OTHELLO — The Othello Police Department is not stalling on its investigation into allegations that the local high school girl’s wrestling coach had a sexual relationship with a student, OPD Chief Phil Schenck said in a recent interview, rejecting a statement made by the coach’s attorney.
In a statement to the media, the attorney representing Jacob Jermain “JJ” Martinez, former girl’s wrestling coach for Othello High School, categorically denied that Martinez had sexual contact of any kind with the student, and claimed that the Othello Police Department was stalling completion of its investigation.
“While law enforcement states its investigation is ‘ongoing,’ there is nothing further to investigate. Mr. Martinez himself, the student’s family, and the student in question have all completely denied that anything inappropriate has happened,” wrote Deric Orr, Martinez’s attorney, in the statement. “The idea that the investigation is ‘ongoing’ is simply code for stalling.”
But Schenck took umbrage with that characterization of his agency’s handling of the case in an interview with the Columbia Basin Herald, and said that the department’s detective is actively working on the case.
“We’re not stalling,” Schenck said. “We aren’t conducting an administrative investigation, we’re conducting a criminal investigation. These kinds of cases are not simple.”
Orr clarified his statement in an interview with the Herald.
“You don’t have an alleged victim, you don’t have a confession, you have people who are closest to her that are saying nothing happened,” Orr said. “I’ve been doing this for awhile, and I understand that often they’ll say they’re actively investigating, but I feel like those are kind of three big pillars not to have.”
Though the department doesn’t have a confession on which to base its case, Schenck said some amount of the delay in the investigation’s conclusion has come from a lack of cooperation from Martinez, who Schenck said has declined to speak with law enforcement regarding the case.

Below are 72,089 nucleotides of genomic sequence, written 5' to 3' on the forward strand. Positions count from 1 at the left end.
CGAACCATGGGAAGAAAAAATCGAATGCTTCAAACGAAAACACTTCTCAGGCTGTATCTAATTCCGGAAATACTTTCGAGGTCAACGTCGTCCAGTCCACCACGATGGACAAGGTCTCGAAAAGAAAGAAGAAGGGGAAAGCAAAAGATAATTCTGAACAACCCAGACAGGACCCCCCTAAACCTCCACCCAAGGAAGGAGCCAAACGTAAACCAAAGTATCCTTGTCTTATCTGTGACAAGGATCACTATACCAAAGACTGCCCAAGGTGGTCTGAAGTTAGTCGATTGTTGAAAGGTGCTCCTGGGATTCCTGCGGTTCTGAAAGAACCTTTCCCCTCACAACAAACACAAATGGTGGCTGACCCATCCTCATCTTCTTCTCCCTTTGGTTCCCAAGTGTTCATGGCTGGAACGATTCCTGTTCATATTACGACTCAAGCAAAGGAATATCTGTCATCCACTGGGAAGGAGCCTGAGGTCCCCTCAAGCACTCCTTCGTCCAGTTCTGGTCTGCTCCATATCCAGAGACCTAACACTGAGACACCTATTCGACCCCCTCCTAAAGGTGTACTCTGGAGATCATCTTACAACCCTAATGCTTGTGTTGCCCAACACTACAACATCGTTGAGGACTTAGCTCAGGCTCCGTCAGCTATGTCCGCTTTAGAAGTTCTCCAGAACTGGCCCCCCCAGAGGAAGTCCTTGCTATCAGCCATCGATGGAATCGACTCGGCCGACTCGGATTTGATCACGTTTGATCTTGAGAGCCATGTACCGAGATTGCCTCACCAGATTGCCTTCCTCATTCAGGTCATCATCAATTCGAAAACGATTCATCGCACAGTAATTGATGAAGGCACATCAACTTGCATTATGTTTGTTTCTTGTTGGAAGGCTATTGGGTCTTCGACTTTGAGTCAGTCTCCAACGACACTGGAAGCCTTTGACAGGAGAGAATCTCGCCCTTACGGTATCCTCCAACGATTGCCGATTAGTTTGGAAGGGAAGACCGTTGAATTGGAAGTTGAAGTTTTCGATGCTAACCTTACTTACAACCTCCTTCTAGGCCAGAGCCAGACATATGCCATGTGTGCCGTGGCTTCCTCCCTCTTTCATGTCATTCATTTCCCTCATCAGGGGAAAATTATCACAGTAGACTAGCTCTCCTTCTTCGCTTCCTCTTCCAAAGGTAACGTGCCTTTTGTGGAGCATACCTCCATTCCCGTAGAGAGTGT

“In this case, his attorneys have instructed him not to talk to us,” Schenck said. “A lot of times like this, it comes down to a swearing contest — who do we believe? Is someone being cooperative or not? We’re not convinced yet that we’re seeing Martinez be cooperative.”
Further, though Orr stated in the press release to media that the firm had provided results from a polygraph test of Martinez denying the allegations, which “solidly indicates that he was not attempting deception,” Schenck said they have yet to see the data behind the results.
Though Schenck said he was confident that his department would conclude the investigation in the coming weeks, he could not indicate whether charges are expected.
The conflict with investigating officers comes months after Martinez resigned in March, following an internal investigation into the allegations, during which Orr claimed that Martinez was railroaded into his resignation.
“Mr. Martinez was given an ultimatum by the school, resign or be terminated,” Orr wrote in the statement. “This was after not only Mr. Martinez denied these allegations, but after the student in question denied these allegations and her own family stood by Mr. Martinez. Despite the support, Mr. Martinez decided out of necessity to resign.”
Despite the strong rebuke of the school’s handling of the case, Orr said that his client isn’t ready to commit to a decision on whether to seek damages.